Breeding vs. Buying - Page 3 - The Horse Forum
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post #21 of 25 Old 01-14-2013, 10:49 AM Thread Starter
Foal
 
Join Date: Jan 2013
Location: Unity, SK
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I don't pay board and we put up our own feed plus they they are on grass pasture. We have a maternity barn since we raise 400 head of cattle. The stud I picked out would cost about $900 with stud fee and mare care. I work for my grandparents farm that I also live on but the time I put in here pays for my vaccinations and farrier work so that's nothing out of my pocket. Only thing I pay for is stud fee, any vet bills, and $400 to start it and I can finish it. Im not worried about it taking 5 years for it to be a productive horse bc both my mares, granted nothing happened, will be fine to show until the foal is ready.
I do see that there are so many horses out there bc of senseless breeding. But many are from unworthy studs or mares. These two have proven their great mares. I've won a lot of money off them and saddles. I have yet to go to a show and not have someone compliment my 12 yr old and I've had many offers to buy on both of them. So its not just me. I've had two kids and both times they werent ridden for some time since my body wouldnt let me ride. And the next year I got on them, barely having time to condition them but we won a saddle with in 4 months of getting back to riding.
But I do see the advantage of buying a foal on the ground. I've done this twice. One yearling got a shoulder injury and I did all I could, even taking her to the university vet clinic but I ended up selling her bc she would never be sound to ride. In the pasture she looked fine but once you started riding (as a coming 4yr old) she would begin limping. The next was doing great as a 4 yr old we were sorting calves and cows on the farm and she would freak out. Once even rearing over sideways with me. After that whenever she got pressured up she reared. Once again I did what I could for over a year but ended up selling her for a pleasure horse.
Both breeding and buying are gambles just in different ways.
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post #22 of 25 Old 01-14-2013, 11:08 AM
Trained
 
Join Date: May 2011
Location: Texas
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OP its sounds as if you have the facilities and the cost would be minimal.
It is your decision and you are the one that utlitmately is responsible.
Just remember that time may be running out for the 17 YO.
Around here if I plan on breeding a mare past her late teens we do so at least every 2 years or so. The 27 YO mare took several tries to impregnate for her last foal. There is a 21 YO mare here that has not foaled in 7 years and did not conceive last year .
Then again the 27 YO surprised us when she foaled. Thought she was too old and while I was out of the country turned into a pasture with a young 2 YO stallion for a couple of days to help settle him down. 11 months later a very nice filly. Shalom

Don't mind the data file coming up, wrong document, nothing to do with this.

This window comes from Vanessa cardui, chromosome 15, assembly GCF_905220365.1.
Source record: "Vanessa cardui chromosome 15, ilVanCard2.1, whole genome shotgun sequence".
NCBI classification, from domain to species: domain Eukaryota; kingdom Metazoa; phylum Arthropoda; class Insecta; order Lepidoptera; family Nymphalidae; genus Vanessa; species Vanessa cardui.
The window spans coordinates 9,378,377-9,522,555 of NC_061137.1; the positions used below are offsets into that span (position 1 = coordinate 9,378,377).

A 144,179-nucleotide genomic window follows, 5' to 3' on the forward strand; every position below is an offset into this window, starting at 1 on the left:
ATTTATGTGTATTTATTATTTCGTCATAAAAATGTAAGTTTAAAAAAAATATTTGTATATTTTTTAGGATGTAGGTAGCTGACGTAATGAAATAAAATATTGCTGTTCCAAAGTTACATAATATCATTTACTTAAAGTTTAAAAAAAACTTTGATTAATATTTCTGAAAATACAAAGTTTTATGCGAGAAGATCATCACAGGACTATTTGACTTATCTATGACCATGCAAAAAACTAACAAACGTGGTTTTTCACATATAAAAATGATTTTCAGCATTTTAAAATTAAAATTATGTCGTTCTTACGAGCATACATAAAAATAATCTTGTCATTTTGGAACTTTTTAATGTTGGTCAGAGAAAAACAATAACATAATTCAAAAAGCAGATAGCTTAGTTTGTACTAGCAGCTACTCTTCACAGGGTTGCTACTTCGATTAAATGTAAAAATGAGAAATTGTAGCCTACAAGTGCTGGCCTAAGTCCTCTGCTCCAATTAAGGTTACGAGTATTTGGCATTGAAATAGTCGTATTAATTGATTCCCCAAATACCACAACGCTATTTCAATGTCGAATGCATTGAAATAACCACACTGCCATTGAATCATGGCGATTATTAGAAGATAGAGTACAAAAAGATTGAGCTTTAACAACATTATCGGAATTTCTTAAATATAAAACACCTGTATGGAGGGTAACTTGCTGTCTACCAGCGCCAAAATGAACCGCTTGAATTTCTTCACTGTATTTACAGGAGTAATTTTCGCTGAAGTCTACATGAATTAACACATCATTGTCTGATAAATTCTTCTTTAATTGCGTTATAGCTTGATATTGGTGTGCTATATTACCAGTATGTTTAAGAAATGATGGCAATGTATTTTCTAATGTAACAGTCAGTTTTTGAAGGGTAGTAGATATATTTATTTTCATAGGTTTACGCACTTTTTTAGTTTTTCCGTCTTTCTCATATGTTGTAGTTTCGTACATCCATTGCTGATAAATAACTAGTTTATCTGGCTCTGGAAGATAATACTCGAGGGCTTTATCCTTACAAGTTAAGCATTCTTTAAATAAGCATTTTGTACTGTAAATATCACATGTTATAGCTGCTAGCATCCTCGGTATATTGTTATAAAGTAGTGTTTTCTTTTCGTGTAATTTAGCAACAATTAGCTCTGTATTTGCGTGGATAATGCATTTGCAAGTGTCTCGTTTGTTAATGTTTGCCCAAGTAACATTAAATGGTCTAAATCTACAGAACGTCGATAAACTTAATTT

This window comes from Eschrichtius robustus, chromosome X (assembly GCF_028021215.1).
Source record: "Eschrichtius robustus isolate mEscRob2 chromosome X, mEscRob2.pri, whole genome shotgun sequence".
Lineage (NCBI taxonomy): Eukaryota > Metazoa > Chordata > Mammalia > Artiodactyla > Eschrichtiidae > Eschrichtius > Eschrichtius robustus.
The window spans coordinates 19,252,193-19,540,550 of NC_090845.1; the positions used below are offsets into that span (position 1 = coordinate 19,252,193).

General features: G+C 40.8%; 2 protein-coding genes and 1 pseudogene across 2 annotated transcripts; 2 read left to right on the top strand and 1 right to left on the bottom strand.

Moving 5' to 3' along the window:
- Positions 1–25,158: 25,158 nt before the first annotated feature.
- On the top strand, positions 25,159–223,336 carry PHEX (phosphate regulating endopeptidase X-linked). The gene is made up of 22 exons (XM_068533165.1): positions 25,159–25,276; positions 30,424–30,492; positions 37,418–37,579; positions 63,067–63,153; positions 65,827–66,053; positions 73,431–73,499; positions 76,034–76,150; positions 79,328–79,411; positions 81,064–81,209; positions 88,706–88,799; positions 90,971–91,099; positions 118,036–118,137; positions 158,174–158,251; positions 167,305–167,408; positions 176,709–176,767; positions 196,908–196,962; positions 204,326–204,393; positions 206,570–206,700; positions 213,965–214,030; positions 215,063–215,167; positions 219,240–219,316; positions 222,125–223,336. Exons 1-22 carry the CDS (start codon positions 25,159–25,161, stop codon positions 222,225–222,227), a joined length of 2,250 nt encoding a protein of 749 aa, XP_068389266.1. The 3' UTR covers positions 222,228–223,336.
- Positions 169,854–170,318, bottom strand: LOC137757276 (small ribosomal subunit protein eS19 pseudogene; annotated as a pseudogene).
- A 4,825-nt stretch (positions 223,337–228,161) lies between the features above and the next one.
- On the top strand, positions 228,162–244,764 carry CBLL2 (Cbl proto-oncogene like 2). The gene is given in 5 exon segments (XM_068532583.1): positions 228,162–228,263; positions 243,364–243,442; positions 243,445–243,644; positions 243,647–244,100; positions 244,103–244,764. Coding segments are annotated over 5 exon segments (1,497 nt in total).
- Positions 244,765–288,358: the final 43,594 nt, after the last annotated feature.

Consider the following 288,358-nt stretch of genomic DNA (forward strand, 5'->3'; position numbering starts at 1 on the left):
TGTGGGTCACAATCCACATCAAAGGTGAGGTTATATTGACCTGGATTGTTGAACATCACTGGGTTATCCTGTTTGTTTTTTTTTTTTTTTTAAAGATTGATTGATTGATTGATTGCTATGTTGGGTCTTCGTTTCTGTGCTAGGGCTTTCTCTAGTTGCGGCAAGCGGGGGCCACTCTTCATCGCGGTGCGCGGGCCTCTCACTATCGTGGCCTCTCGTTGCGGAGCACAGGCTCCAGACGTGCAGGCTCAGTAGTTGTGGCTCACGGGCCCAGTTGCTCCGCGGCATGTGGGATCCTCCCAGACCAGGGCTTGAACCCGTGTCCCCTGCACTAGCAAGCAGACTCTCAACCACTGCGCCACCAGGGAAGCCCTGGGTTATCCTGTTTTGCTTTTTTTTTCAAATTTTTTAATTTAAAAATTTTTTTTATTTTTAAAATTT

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post #23 of 25 Old 01-14-2013, 10:56 PM
Yearling
 
Join Date: Nov 2010
Location: Florida
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Buying is way cheaper. I've seen some terrible threads where the mare/foal gets sick and just wracks up the vet bills

People with true credibility and integrity don't need to tell other people how great they are.
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post #24 of 25 Old 01-14-2013, 11:05 PM
Green Broke
 
Join Date: Jan 2008
Location: Central Florida
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Each has its advantages and disadvantages. Personally, for me with the minimal expenses I have, breeding is less expensive. There is the added advantage of not inheriting a problem, or more, that you are unaware of. One wrong choice, and the vet/training bills will kill you. This is not to say it's not admirable to buy. I have done so and currently have several rescues I'm supporting. But to get what I want, with all the assurances I prefer, I'm breeding my own.
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Last edited by Druydess; 01-14-2013 at 11:12 PM.
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post #25 of 25 Old 01-15-2013, 12:09 AM
Trained
 
Join Date: May 2011
Location: Texas
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I agree with Druydess. It is cheaper to breed for those with the facilities and quality mares to get a good foal that meets your needs.
Buying is as risky as breeding if not more so. In the 30 years I have bred my own mares I have yet to rack up any expensive vet bills due to foaling.
I run the same risk if not more buying a young prospect whose history I do not know as I do breeding a mare.
It is a chance I am willing and financially able to take. Shalom
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